Plans to make some $3 billion in cuts to the federal crop insurance program in the next eight years were reversed after members of the House Agriculture Committee announced Wednesday an agreement had been made with House leadership to leave the program alone as part of a two-year budget deal.
In a press statement issued Wednesday afternoon House Agriculture Committee Chairman K. Michael Conaway, R-Texas, and Ranking Member Collin Peterson, D-Minn., said farmers can rest easy for now ahead of a vote scheduled on a budget agreement.
"I want to thank my colleagues who have made it very clear over the last 24 hours that the attempt to gut crop insurance in the budget agreement was not acceptable," Conaway said. "Our nation's farmers and ranchers did their part in reigning in our nation's debt in the 2014 farm bill, saving an estimated $23 billion. It is imperative that we do not undermine their trust by attacking the primary tool they use to manage the tremendous risks involved in producing food and fiber.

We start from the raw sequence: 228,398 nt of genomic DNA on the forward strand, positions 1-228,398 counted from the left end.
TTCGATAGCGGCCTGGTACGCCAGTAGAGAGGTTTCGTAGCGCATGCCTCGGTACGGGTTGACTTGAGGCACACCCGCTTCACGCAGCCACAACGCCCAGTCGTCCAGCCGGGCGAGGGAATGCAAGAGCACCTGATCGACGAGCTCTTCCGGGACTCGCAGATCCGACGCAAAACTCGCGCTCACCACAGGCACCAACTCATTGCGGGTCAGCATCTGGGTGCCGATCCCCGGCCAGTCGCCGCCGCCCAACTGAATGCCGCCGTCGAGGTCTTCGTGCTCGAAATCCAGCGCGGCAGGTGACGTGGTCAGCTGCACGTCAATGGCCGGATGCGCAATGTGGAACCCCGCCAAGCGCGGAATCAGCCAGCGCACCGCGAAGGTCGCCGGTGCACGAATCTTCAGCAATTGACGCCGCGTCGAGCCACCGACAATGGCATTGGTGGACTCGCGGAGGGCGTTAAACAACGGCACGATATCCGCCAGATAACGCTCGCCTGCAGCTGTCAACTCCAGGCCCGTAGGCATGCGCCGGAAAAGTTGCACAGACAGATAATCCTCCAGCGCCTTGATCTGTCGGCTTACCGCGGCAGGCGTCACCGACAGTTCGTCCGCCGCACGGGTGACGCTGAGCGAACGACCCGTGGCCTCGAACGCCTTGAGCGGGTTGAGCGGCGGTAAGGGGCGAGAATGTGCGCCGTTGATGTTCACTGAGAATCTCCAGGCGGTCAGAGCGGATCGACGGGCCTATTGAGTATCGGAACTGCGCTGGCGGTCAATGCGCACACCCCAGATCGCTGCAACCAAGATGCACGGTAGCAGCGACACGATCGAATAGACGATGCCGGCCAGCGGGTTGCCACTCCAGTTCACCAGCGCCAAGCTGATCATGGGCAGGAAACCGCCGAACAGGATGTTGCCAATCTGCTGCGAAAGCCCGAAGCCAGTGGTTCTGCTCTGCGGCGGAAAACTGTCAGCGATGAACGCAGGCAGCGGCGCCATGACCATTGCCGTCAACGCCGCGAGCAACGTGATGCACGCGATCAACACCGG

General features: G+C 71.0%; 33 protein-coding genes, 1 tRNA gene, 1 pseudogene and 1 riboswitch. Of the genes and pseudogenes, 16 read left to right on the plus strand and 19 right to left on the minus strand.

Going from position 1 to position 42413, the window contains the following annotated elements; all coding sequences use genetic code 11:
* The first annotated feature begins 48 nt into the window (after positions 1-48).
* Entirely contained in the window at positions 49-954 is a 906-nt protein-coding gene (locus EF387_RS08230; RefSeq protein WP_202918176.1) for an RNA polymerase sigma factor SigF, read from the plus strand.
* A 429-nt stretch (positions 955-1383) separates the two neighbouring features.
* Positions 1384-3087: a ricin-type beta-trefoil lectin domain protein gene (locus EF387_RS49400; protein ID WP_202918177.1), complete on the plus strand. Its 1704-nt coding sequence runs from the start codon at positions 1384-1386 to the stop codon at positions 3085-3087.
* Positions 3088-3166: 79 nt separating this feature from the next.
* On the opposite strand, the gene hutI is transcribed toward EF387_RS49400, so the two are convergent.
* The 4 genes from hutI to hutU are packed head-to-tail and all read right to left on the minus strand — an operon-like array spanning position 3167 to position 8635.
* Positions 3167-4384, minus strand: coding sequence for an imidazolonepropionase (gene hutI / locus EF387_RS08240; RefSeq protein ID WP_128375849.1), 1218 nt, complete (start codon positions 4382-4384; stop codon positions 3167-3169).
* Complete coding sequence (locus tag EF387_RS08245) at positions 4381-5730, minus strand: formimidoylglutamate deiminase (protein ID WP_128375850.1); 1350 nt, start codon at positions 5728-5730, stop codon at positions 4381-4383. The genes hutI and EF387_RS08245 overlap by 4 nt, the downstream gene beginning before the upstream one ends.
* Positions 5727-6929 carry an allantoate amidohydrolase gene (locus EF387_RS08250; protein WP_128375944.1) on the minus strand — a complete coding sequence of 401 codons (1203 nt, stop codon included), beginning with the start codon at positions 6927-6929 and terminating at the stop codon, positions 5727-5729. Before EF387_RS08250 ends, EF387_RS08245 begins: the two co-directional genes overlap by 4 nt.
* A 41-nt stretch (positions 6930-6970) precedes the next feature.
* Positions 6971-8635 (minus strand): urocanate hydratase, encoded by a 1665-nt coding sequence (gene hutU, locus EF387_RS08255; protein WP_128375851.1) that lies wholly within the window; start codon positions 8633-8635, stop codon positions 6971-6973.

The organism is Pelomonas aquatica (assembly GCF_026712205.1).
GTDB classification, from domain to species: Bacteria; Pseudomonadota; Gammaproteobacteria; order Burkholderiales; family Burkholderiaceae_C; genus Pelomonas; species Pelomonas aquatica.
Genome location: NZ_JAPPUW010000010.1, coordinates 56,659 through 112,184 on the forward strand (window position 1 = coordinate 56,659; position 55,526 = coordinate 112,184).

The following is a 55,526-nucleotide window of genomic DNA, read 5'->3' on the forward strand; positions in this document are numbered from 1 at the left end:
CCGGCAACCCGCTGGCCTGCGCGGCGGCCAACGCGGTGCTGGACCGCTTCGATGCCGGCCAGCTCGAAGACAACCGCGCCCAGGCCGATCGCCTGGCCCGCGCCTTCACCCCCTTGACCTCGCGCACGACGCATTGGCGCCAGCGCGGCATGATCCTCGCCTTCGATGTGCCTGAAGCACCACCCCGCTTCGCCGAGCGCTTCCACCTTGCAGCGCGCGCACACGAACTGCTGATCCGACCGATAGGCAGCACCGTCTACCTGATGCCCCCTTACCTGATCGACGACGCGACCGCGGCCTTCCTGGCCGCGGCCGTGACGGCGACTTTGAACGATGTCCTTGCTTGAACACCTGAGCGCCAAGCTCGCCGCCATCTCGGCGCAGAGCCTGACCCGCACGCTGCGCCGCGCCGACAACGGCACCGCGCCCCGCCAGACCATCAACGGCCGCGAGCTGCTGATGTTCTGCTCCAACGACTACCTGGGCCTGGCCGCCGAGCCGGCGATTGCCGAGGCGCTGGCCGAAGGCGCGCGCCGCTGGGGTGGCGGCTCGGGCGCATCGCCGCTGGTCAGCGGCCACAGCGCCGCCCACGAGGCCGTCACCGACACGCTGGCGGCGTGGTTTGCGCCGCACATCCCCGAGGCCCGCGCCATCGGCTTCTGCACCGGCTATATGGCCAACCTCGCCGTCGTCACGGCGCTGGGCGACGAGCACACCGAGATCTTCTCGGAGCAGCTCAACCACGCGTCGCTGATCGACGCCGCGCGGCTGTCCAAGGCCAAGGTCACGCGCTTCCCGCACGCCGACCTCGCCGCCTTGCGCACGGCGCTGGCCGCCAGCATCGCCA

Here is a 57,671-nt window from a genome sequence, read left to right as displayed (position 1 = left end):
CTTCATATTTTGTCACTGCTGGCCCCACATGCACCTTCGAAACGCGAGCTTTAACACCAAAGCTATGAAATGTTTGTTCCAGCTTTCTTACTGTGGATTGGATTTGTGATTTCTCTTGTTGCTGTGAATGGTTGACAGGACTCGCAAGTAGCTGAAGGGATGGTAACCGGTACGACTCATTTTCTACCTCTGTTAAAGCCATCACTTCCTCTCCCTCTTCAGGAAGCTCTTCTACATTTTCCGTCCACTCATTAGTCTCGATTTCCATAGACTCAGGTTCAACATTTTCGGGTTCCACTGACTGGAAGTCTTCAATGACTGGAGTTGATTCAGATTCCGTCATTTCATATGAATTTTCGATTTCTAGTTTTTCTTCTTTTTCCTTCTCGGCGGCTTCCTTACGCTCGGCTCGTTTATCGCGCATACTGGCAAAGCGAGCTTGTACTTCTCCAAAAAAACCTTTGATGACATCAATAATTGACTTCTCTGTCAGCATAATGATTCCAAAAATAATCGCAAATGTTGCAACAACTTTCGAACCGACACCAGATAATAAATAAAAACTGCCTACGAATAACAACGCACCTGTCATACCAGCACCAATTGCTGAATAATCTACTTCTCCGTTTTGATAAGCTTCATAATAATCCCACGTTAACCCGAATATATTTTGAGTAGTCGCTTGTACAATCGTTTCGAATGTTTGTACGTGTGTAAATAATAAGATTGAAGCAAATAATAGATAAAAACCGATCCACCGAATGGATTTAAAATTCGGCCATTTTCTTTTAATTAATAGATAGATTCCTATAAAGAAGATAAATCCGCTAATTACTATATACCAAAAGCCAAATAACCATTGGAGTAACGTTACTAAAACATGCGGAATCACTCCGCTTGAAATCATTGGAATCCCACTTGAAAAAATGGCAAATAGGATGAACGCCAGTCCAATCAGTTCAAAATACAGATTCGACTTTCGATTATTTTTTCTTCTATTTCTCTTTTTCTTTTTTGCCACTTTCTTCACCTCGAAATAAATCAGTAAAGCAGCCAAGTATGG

"Leadership has heeded our concerns by agreeing to completely reverse this disastrous provision in the upcoming omnibus. Crop insurance is working as intended, and private industry deserves to be lauded, not thrown under the bus. I take our leadership at their word when they committed to me and many of my colleagues that we will eliminate these harmful provisions in the not-so-distant future, which is why I will vote in support of the budget agreement today.
"I encourage my rural-minded colleagues to follow suit and put their support behind this agreement by passing the budget deal on the floor today. While not the easiest path forward, this is a win for rural America and should be viewed as such.
"I will continue fighting against policies that hurt our farmers and ranchers, and I am thankful to leadership for working with us to avoid these harmful cuts."
Ranking Member Peterson said, "I'm pleased that we have an agreement to fix the crop insurance cuts and not open the farm bill. We have assurances that the cuts will be removed and the farm bill will not be raided. We produced a fiscally responsible and bipartisan farm bill in 2014 that saved $23 billion. We've done our part. I can now support the budget agreement with these assurances."
The change of direction came following pressure levied Tuesday by ag-state lawmakers, farm groups and the crop insurance industry.
The budget bill would have reversed a provision in the farm bill and effectively required USDA to renegotiate the Standard Reinsurance Agreement with crop insurance companies in 2016.
The bill also would have set a hard cap of 8.9% as the overall rate of return crop-insurance companies can receive. Under current law, the overall rate of return is 14.5%.
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